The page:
Sun International Sees Significant Share Price Drop
One of the biggest players in the South African gambling industry, Sun International has seen a significant drop in its share prices, with investors left feeling grim about numbers said to be the lowest in almost seven years. Sun International shares plummeted 9.3% to R63.05 on the Johannesburg Stock Exchange – the lowest it has been since March 2009. The company is now worth R7.2 billion.
Analysts, however, believe that the stock falls reflect the state of the general market, with gross domestic product rising 0.6% in the fourth quarter, compared to the 0.9% that it was expected to grow. South Africa’s economy only grew 1.3% in the whole of last year. The same analysts are confident that Sun International is strong enough to pull through this period.
South African casinos are actually quite resilient businesses and we are still seeing some growth on the top line for the industry, so that talks to the resilience of the business,”noted De Wet Schutte, an analyst for the Cape Town based Avior Capital Markets, adding, however that the market is taking a “fairly dim view on the valuations and the outlook.”
Schutte said that Sun International was “operating in a very difficult macro environment, but it’s also in restructuring mode. There are still a couple of deals that need to be concluded, so there’s still a lot going on for the group.”
Recently, Sun International released its first-half numbers, showing a 19% drop in first-half profit. This was in line with the company’s own forecasts. Sun International blamed flat South African casino growth for a drop in profits, with revenue climbing only 0.6%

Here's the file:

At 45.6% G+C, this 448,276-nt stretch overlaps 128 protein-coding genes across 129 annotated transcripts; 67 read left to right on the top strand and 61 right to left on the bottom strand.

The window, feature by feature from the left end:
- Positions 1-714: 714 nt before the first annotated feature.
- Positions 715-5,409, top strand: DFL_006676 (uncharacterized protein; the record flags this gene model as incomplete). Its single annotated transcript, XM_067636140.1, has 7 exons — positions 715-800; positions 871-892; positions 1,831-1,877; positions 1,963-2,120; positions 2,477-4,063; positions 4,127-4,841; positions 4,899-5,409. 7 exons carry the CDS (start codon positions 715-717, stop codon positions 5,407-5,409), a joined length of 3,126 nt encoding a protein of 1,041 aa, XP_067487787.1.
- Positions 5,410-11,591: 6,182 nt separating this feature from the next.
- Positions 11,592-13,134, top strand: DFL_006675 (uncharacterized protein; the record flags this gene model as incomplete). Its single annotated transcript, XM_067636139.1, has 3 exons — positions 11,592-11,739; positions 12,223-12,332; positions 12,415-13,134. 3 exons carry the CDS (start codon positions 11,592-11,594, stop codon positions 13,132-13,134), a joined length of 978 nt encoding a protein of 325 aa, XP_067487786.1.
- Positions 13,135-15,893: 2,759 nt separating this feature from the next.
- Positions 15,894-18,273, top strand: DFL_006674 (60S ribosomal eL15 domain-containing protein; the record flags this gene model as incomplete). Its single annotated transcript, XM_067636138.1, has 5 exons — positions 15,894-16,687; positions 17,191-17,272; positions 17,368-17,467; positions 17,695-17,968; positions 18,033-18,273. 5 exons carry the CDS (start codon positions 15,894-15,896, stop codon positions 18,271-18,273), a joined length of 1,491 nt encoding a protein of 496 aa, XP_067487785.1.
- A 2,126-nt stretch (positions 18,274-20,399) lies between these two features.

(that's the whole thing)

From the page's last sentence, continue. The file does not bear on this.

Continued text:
The group said that growth of its Chile-based casino helped offset the poor numbers from the African market.
The chief executive of Sun International, Graeme Stephens said that the core South African operations of the group still contribute 80% of revenue and the prevailing conditions in the country resulted in “extremely low casino revenue growth” – well below the level of cost escalation.
Sun International’s revenue grew by 10.3%, however, to R5.85 billion, partly due to new properties that were opened during the period. Stephens said that the South African gambling group would also benefit from a weaker rand overall. The CE said that he expected the hotel side of the business to do well, considering the weak currency.
A gross interim dividend of 90c per share was declared by the Sun International board